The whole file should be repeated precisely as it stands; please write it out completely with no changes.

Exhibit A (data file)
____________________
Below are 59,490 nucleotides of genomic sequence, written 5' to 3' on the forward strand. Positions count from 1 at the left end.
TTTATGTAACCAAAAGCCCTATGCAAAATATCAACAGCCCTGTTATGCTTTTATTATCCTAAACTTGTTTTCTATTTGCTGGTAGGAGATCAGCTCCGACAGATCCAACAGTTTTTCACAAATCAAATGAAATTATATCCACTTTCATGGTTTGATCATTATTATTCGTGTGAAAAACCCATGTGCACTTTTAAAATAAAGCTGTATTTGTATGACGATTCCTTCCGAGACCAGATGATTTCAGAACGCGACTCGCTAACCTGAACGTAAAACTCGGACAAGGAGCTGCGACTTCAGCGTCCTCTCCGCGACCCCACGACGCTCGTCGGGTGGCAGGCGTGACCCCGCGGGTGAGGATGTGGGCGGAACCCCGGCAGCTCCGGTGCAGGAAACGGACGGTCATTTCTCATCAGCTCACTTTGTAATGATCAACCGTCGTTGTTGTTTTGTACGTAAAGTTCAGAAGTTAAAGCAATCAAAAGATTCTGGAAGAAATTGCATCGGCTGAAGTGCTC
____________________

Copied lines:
Below are 59,490 nucleotides of genomic sequence, written 5' to 3' on the forward strand. Positions count from 1 at the left end.
TTTATGTAACCAAAAGCCCTATGCAAAATATCAACAGCCCTGTTATGCTTTTATTATCCTAAACTTGTTTTCTATTTGCTGGTAGGAGATCAGCTCCGACAGATCCAACAGTTTTTCACAAATCAAATGAAATTATATCCACTTTCATGGTTTGATCATTATTATTCGTGTGAAAAACCCATGTGCACTTTTAAAATAAAGCTGTATTTGTATGACGATTCCTTCCGAGACCAGATGATTTCAGAACGCGACTCGCTAACCTGAACGTAAAACTCGGACAAGGAGCTGCGACTTCAGCGTCCTCTCCGCGACCCCACGACGCTCGTCGGGTGGCAGGCGTGACCCCGCGGGTGAGGATGTGGGCGGAACCCCGGCAGCTCCGGTGCAGGAAACGGACGGTCATTTCTCATCAGCTCACTTTGTAATGATCAACCGTCGTTGTTGTTTTGTACGTAAAGTTCAGAAGTTAAAGCAATCAAAAGATTCTGGAAGAAATTGCATCGGCTGAAGTGCTC